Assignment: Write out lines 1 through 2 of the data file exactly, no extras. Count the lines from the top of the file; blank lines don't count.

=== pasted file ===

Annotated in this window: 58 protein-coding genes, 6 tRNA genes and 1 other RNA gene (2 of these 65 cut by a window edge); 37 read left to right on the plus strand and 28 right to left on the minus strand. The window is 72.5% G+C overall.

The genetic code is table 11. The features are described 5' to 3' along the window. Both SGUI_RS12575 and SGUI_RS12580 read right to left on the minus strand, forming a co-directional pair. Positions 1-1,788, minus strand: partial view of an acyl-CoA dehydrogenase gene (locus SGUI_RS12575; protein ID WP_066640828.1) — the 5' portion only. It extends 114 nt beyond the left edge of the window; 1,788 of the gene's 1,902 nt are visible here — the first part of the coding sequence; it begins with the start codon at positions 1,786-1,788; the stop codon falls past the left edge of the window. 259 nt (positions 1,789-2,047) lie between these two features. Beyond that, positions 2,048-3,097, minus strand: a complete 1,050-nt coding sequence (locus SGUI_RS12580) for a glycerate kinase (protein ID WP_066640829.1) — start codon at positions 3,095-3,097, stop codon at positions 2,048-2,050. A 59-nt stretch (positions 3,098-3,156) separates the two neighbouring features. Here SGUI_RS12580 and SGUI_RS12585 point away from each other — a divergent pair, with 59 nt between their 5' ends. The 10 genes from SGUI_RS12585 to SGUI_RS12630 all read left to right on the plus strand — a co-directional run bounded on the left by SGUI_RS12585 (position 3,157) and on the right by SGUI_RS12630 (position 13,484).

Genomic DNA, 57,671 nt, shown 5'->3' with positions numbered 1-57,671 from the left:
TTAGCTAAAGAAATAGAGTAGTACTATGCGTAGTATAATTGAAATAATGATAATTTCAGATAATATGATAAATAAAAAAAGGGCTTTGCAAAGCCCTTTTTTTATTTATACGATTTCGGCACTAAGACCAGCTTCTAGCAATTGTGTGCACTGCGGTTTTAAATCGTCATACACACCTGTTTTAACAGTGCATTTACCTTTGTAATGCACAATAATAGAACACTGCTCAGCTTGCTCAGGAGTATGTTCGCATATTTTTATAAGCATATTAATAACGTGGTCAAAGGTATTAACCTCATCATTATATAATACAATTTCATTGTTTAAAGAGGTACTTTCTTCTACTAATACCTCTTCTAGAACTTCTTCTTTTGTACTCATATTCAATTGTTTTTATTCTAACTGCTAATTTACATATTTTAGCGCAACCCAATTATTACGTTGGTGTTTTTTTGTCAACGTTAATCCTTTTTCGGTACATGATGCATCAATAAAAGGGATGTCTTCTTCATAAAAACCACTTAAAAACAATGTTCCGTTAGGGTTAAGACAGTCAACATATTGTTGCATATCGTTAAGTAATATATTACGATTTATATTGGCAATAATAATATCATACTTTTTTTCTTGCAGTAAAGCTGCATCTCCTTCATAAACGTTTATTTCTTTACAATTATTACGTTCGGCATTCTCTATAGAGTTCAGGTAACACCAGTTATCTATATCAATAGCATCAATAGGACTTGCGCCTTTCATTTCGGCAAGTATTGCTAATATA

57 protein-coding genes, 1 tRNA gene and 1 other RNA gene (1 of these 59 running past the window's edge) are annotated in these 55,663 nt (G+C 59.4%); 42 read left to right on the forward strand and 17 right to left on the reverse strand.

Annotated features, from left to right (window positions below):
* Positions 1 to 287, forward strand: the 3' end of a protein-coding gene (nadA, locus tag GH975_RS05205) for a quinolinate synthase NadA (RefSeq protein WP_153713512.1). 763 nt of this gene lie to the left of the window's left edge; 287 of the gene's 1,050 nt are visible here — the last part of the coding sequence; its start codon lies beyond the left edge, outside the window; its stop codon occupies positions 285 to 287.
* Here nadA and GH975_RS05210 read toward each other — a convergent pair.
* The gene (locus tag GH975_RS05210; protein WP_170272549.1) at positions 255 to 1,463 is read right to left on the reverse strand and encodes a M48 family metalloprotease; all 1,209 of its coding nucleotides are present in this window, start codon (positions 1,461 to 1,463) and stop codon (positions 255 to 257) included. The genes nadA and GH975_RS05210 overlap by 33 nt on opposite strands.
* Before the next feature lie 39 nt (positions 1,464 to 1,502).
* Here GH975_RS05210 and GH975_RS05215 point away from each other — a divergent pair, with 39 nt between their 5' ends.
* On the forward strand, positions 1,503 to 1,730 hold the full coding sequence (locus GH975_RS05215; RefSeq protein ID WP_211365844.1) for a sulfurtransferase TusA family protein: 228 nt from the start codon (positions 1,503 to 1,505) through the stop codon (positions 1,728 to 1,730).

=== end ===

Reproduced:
Annotated in this window: 58 protein-coding genes, 6 tRNA genes and 1 other RNA gene (2 of these 65 cut by a window edge); 37 read left to right on the plus strand and 28 right to left on the minus strand. The window is 72.5% G+C overall.

The genetic code is table 11. The features are described 5' to 3' along the window. Both SGUI_RS12575 and SGUI_RS12580 read right to left on the minus strand, forming a co-directional pair. Positions 1-1,788, minus strand: partial view of an acyl-CoA dehydrogenase gene (locus SGUI_RS12575; protein ID WP_066640828.1) — the 5' portion only. It extends 114 nt beyond the left edge of the window; 1,788 of the gene's 1,902 nt are visible here — the first part of the coding sequence; it begins with the start codon at positions 1,786-1,788; the stop codon falls past the left edge of the window. 259 nt (positions 1,789-2,047) lie between these two features. Beyond that, positions 2,048-3,097, minus strand: a complete 1,050-nt coding sequence (locus SGUI_RS12580) for a glycerate kinase (protein ID WP_066640829.1) — start codon at positions 3,095-3,097, stop codon at positions 2,048-2,050. A 59-nt stretch (positions 3,098-3,156) separates the two neighbouring features. Here SGUI_RS12580 and SGUI_RS12585 point away from each other — a divergent pair, with 59 nt between their 5' ends. The 10 genes from SGUI_RS12585 to SGUI_RS12630 all read left to right on the plus strand — a co-directional run bounded on the left by SGUI_RS12585 (position 3,157) and on the right by SGUI_RS12630 (position 13,484).